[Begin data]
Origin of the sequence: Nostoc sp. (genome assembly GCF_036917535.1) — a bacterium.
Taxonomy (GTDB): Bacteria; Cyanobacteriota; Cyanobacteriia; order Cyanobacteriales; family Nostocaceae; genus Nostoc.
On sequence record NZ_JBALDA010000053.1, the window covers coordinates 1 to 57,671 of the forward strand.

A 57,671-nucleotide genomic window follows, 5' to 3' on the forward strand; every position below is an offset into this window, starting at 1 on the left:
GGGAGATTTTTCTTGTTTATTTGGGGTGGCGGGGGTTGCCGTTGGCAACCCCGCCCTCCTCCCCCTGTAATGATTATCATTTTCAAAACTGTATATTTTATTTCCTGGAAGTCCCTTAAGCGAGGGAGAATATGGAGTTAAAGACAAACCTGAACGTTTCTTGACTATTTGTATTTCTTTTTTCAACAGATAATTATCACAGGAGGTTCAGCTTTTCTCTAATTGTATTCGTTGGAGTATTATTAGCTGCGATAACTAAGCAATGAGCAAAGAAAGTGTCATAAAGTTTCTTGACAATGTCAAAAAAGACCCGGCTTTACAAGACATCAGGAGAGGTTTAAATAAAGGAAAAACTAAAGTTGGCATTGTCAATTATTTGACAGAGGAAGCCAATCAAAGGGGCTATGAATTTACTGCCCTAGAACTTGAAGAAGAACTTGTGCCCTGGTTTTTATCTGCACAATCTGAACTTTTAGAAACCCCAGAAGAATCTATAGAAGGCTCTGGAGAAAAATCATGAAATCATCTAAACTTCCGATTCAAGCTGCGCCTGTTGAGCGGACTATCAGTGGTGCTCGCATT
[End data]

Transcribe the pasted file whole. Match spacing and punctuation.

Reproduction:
Origin of the sequence: Nostoc sp. (genome assembly GCF_036917535.1) — a bacterium.
Taxonomy (GTDB): Bacteria; Cyanobacteriota; Cyanobacteriia; order Cyanobacteriales; family Nostocaceae; genus Nostoc.
On sequence record NZ_JBALDA010000053.1, the window covers coordinates 1 to 57,671 of the forward strand.

A 57,671-nucleotide genomic window follows, 5' to 3' on the forward strand; every position below is an offset into this window, starting at 1 on the left:
GGGAGATTTTTCTTGTTTATTTGGGGTGGCGGGGGTTGCCGTTGGCAACCCCGCCCTCCTCCCCCTGTAATGATTATCATTTTCAAAACTGTATATTTTATTTCCTGGAAGTCCCTTAAGCGAGGGAGAATATGGAGTTAAAGACAAACCTGAACGTTTCTTGACTATTTGTATTTCTTTTTTCAACAGATAATTATCACAGGAGGTTCAGCTTTTCTCTAATTGTATTCGTTGGAGTATTATTAGCTGCGATAACTAAGCAATGAGCAAAGAAAGTGTCATAAAGTTTCTTGACAATGTCAAAAAAGACCCGGCTTTACAAGACATCAGGAGAGGTTTAAATAAAGGAAAAACTAAAGTTGGCATTGTCAATTATTTGACAGAGGAAGCCAATCAAAGGGGCTATGAATTTACTGCCCTAGAACTTGAAGAAGAACTTGTGCCCTGGTTTTTATCTGCACAATCTGAACTTTTAGAAACCCCAGAAGAATCTATAGAAGGCTCTGGAGAAAAATCATGAAATCATCTAAACTTCCGATTCAAGCTGCGCCTGTTGAGCGGACTATCAGTGGTGCTCGCATT